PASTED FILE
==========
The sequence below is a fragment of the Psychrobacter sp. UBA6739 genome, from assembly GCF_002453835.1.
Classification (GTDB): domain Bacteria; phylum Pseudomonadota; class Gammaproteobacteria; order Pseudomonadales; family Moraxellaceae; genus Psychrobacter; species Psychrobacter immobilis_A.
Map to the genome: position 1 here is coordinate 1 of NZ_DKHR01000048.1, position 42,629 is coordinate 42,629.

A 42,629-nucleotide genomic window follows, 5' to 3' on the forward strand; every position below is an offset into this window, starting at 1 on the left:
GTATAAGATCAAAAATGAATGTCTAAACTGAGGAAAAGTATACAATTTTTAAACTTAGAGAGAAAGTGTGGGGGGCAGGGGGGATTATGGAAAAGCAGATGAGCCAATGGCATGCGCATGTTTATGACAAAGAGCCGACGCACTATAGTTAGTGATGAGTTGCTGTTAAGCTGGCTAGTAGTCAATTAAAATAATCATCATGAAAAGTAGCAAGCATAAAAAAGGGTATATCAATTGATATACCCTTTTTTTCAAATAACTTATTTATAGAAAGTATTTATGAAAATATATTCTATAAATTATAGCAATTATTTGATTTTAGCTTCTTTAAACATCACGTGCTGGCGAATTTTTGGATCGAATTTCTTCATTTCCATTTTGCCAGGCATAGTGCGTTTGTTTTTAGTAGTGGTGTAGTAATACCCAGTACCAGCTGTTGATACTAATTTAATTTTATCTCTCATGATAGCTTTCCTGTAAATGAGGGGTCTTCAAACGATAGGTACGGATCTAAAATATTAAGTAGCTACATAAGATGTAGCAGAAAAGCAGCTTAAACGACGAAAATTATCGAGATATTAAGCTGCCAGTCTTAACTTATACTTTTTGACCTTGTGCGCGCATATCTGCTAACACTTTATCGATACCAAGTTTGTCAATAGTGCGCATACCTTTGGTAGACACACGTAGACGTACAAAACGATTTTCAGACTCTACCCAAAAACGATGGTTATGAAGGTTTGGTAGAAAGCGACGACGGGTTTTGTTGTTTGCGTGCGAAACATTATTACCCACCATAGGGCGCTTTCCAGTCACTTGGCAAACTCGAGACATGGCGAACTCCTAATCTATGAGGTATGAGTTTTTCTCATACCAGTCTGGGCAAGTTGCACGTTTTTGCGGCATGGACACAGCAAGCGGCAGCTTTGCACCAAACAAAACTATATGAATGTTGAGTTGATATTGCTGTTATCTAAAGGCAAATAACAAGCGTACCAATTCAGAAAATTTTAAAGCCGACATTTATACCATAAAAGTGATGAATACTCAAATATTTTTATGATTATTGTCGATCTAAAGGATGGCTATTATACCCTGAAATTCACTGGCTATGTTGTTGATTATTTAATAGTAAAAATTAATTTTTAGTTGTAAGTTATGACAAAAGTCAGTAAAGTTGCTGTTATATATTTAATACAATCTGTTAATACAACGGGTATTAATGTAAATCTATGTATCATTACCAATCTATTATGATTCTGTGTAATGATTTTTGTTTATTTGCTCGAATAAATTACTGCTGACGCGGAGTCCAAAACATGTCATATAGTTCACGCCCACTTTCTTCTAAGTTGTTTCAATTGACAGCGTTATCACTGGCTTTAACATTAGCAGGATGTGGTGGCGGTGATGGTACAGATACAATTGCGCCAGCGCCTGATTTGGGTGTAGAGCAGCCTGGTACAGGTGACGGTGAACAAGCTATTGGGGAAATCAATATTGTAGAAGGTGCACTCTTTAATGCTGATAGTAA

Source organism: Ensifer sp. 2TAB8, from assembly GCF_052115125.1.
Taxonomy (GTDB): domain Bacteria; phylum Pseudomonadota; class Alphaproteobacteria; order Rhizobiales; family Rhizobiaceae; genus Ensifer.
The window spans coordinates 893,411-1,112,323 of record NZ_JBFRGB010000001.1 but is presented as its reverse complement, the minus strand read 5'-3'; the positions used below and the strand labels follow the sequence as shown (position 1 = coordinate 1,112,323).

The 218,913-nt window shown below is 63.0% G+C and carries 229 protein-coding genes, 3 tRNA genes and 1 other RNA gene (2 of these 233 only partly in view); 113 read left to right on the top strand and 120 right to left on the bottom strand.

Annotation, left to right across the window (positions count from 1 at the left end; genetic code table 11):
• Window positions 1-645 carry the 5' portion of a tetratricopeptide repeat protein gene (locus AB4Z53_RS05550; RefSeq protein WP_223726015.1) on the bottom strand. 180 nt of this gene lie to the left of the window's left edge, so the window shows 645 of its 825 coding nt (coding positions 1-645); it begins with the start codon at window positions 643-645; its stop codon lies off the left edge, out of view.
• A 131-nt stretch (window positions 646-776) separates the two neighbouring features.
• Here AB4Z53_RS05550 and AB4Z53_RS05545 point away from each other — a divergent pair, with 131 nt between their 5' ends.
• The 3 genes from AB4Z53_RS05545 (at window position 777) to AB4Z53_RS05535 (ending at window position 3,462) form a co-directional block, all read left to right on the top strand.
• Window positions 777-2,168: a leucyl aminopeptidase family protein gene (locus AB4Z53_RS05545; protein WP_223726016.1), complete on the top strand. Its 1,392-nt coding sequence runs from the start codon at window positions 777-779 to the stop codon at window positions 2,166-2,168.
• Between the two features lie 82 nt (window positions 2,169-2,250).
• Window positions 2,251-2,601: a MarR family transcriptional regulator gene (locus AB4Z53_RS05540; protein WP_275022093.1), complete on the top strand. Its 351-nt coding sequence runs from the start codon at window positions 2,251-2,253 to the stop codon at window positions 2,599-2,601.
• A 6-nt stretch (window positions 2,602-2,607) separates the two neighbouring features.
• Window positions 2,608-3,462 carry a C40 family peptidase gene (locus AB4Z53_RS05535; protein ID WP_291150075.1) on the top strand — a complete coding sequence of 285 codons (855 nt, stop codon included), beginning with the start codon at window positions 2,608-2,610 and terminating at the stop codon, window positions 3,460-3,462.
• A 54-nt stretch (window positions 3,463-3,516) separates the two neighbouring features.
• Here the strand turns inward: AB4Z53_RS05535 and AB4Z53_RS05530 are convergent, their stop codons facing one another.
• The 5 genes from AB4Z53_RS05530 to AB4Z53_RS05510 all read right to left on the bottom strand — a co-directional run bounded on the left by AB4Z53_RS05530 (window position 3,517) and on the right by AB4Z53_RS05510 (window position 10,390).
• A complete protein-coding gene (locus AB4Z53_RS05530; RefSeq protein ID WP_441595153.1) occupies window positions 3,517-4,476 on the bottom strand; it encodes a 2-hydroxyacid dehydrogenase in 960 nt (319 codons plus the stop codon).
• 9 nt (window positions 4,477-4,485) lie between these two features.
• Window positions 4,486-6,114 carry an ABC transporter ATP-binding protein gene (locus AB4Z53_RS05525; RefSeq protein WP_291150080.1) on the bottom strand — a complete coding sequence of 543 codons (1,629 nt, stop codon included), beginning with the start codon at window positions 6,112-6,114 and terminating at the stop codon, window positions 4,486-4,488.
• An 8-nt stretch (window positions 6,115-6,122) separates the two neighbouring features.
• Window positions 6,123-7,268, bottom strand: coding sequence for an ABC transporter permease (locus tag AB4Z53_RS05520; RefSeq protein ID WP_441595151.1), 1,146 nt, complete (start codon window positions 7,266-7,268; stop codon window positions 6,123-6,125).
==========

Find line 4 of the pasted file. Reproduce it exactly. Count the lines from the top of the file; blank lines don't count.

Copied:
A 42,629-nucleotide genomic window follows, 5' to 3' on the forward strand; every position below is an offset into this window, starting at 1 on the left: